Piano Sonata No.7

Wolfgang Amadeus Mozart

Piano Sonata No.7 in C major

K284b, K309

About this work

Mozart's Piano Sonata No. 7 in C major, K. 284b (K. 309), was composed in Mannheim in October and November of 1777, while he and his mother were on a lengthy trip that would take them to Paris the next spring. Tragically and unexpectedly, Mozart's mother would die there on July 3, 1778.

While Mozart was in Mannheim, he earned room, board, and cash by giving lessons to numerous students. One of these, Rosa Cannabich, was the daughter of Johann Christian Cannabich (1731-98), leader of the famous Mannheim court orchestra. For her, Mozart composed the Piano Sonata No. 7 in C major. Mozart later explained that he had "depicted" the girl in the Andante of the sonata -- the only known instance in which Mozart attempted to portray a real person in music.

Aspects of the Mannheim style are evident in the work, particularly in its sharp dynamic contrasts. Both Mozart's sister and father noticed these traits, his father writing, "It has something of the mannered Mannheim style about it, but so little that your own good style is not spoilt." Mozart composed another piano sonata while in Mannheim, No. 9 in D major, (K. 311) possibly for performances in Paris. In these sonatas we find Mozart's powers of expression growing, assimilating not only characteristics of works by Mannheim composers but many of the ideas of Haydn, apparent in his use of sonata form in both first and second movements. Also, some of Mozart's writing for the keyboard is in an orchestral style, removed from the typical keyboard technique of the day.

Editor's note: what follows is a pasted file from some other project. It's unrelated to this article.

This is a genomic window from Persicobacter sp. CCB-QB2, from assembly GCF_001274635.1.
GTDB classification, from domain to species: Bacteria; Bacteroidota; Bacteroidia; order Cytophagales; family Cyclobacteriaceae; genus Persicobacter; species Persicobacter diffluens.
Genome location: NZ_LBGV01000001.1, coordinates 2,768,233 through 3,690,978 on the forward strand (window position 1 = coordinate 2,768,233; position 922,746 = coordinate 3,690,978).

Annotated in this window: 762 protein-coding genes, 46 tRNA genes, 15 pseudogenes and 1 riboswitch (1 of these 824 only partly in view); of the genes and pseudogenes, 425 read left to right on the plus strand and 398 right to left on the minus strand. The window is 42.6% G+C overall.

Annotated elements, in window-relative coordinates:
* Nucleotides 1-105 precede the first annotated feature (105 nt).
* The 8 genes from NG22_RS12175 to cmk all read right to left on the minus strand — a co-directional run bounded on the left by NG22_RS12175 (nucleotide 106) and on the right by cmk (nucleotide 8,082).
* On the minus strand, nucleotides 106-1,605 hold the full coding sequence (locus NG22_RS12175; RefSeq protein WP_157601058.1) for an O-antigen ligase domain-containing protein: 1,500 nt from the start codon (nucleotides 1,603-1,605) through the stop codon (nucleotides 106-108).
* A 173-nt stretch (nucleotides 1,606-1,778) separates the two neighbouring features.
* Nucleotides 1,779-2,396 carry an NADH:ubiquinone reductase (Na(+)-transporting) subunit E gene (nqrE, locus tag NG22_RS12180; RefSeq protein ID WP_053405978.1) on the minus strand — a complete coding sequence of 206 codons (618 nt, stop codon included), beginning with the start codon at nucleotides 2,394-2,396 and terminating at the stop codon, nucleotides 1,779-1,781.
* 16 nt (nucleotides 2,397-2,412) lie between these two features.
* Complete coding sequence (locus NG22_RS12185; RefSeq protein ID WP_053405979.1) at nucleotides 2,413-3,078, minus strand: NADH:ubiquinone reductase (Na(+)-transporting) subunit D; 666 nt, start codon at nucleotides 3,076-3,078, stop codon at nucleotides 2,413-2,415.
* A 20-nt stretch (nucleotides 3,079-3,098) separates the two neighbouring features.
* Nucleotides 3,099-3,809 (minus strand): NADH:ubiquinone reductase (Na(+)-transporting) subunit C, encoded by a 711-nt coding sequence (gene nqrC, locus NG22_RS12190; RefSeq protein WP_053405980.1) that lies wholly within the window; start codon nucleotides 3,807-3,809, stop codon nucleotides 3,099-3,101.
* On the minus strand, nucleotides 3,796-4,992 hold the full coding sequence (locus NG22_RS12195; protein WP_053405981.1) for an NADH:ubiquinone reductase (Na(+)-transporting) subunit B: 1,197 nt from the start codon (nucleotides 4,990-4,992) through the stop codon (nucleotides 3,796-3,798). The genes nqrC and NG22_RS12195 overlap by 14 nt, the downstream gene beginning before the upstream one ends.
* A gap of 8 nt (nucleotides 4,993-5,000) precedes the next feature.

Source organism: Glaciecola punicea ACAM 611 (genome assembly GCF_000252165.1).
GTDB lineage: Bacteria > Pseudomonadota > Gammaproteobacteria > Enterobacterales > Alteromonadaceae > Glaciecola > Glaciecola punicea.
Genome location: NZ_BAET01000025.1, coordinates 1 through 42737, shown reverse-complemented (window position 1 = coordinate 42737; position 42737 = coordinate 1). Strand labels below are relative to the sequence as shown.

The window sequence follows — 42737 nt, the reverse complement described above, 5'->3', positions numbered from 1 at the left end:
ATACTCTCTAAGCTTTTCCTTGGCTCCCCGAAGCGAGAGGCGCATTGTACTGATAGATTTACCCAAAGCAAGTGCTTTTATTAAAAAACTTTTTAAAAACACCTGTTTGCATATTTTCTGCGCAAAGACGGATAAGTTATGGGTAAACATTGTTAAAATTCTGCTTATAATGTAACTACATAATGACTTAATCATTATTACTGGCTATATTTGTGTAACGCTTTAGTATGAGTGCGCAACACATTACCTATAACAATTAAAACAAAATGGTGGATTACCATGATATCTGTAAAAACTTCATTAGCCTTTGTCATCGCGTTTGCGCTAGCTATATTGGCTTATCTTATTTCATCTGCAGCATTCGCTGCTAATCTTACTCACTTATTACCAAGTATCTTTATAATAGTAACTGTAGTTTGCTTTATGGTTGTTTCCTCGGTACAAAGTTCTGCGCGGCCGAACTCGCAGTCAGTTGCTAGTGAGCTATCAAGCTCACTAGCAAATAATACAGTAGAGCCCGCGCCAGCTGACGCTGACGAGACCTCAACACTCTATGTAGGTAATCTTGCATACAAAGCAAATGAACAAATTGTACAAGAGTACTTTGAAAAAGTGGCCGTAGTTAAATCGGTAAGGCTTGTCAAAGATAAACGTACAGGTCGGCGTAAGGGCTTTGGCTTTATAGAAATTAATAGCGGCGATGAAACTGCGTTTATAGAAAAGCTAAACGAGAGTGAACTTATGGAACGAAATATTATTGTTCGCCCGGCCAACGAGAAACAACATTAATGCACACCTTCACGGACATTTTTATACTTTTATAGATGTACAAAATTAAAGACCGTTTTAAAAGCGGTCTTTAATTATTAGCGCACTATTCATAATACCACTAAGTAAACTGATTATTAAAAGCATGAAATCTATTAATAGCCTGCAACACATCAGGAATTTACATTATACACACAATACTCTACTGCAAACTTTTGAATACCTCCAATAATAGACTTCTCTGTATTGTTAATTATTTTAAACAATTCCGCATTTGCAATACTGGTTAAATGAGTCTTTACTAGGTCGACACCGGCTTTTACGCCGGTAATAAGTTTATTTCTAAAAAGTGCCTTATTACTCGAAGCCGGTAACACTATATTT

In the first twenty measures of the Allegro, Mozart elides asymmetrical phrases in such a way that the whole seems perfectly balanced. The beat on which the first phrase ends is also the beat on which the repeat of the phrase begins. A new seven-measure idea closes the first group of themes before the transition begins. The development focuses on individual measures from the first phrases, passing through numerous harmonies. Some development occurs in the recapitulation, which is otherwise predictable in its resolution of the secondary theme to the tonic.

The F major Andante resembles the description of Rosa Cannabich Mozart gave to his father: serious, predictable and somewhat boring. This, however, does not prevent the movement from being sentimental, and the numerous contrasts between forte and piano dynamic markings breathe excitement into a languid movement. A combination of rondo and variation procedures, the movement alternates the opening theme with a single episode, on the dominant (C major). The main theme is ornamentally varied at each appearance, as is the episode at its second and final sounding, which leads to the most embellished version of the main theme in the movement.

The C major Rondo opens with a two-part theme in which both halves are the same, except for an additional ornament in the second half and a slight reharmonization of a single measure. The movement as a whole incorporates aspects of sonata form. The primary episode is lengthy, modulates to the dominant, and features rapid triplet figurations that increase the forward motion. When the rondo theme returns, we hear the first half in the original form but the second half varied, after which material from the end of the episode appears, but on the tonic. In the ensuing measures, other ideas from the episode become resolved to the tonic before the final return of the rondo theme. Elements of the main theme make up the very closing moments of the coda.